Increasingly there are more opportunities for children to get online and connect with other people – at home, at school and through their mobile phones, tablets and games consoles.

Access to the internet can be of great benefit to your child by being a useful tool for things such as academic research, entertainment and connecting with friends and family.

However, as elements of the internet can be largely un-moderated, access can also pose a risk to your child.

It is important to be aware of the dangers and to know how to keep your child safe online.


You may feel your child knows more about the internet than you do and find the idea of using it yourself a bit daunting. To keep your child safe it’s important that you have an understanding of the internet, how your child uses it and the terminology used online.


Social networking makes up a large part of young peoples internet usage. You should be aware of what sites they register a profile with and use. Common sites that are used include; Facebook, Twitter, Pinterest, Instagram,, Tumblr, Flickr, FourSquareand Google+. Most of these sites have a minimum usage age of 13.

All have security and privacy settings that should be set to ensure the safety of the user.


Most mobile phones, tablets and portable computing devices have the ability to connect to the internet not only via a WiFi or wired connection, but also through a mobile data signal such as 3G.

As mobile devices are smaller, more personal and easier to conceal and access, as well as general internet safety advice, it’s important that you:

  • Are aware of the type of devices your child has and the levels of internet access they can provide
  • The applications (or apps) that are installed on the device and what they can do
  • All passcodes and passwords associated with the device so that you are able to access it
  • Understand how easy it is to take and share photos or videos that are unlikely to be able to be deleted after they are shared
  • Monitor your child’s usage and who they are talking to


Accessing the internet and using mobile phones can put children at risk of:

  • Seeing disturbing information or images
  • Being the victim of online bullying (also known as cyberbullying)
  • Being contacted and manipulated by an adult for sexual purposes (also known as grooming)
  • Sharing personal and identifying information with strangers
  • Sending or receiving sexually explicit films, images or messages of themselves or others (this can be known as sexting when sent by mobile phone)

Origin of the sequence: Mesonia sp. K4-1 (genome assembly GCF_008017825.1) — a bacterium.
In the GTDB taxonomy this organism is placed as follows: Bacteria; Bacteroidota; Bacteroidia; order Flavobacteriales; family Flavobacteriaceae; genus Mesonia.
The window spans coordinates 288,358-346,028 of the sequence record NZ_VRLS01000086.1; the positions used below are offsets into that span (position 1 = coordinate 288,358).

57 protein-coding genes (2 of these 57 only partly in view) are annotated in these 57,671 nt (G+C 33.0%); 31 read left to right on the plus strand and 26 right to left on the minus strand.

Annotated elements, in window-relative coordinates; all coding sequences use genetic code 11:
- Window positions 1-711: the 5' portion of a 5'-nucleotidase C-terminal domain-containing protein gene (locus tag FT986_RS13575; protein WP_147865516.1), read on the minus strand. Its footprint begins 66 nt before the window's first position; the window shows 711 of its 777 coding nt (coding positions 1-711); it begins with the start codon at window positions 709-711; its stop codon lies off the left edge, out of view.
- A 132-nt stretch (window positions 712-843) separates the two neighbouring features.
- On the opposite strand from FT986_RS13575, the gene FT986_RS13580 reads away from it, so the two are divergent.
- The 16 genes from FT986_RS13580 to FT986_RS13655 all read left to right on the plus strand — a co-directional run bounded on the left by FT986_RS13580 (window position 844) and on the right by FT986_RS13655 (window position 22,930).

To help keep your child safe online:

  • Talk to your child about the dangers posed by the internet
  • Talk to your child about who they’re talking to online and encourage them to think before talking to people they don’t know in person
  • Talk to your child about how incredibly easy it is for people to assume another identity online
  • Be aware that smartphones and tablets often contain location technology (GPS). This technology finds the device’s position and provides services related to where you are. Talk to your child about who they share this information with, as they may not know they are sharing it
  • Ensure your child keeps their personal information private – this includes photos of themselves and their friends, their school’s name, email, phone number, date of birth, address and location; only share them with people they know personally and trust
  • Ensure your child only uploads pictures of themselves which you would be happy for them to share
  • Only allow them to share details of their location with people they know in person and trust
  • Ask your child if they know how to block someone who they don’t want to talk to anymore. If they don’t, help them to learn how to use the blocking feature
  • Tell them what they should do if they become worried or concerned
  • Explain that anything shared online or by mobile phone could end up being seen by anyone
  • Set clear guidelines for your children about what is ok to share about themselves and about your family – lead by example and explain what you have shared and why; be aware that comments posted by your children could impact on you and your family’s reputation
  • Understand what your child does online and know which websites they visit
  • Put the computer where the whole family can see it, not out of sight in a bedroom
  • Use parental control software provided by your internet service provider, mobile phone network, online content provider or games console and consider using filtering options, monitoring and setting time limits for access to chat
  • Encourage your child to use websites such as Childline where they can find advice and guidance on safe (but fun) use of the internet.


The following sites provide useful, free, information for Internet Safety.

Know It All
Click Clever, Click Safe
UKCCIS Child internet safety guide
Parent Info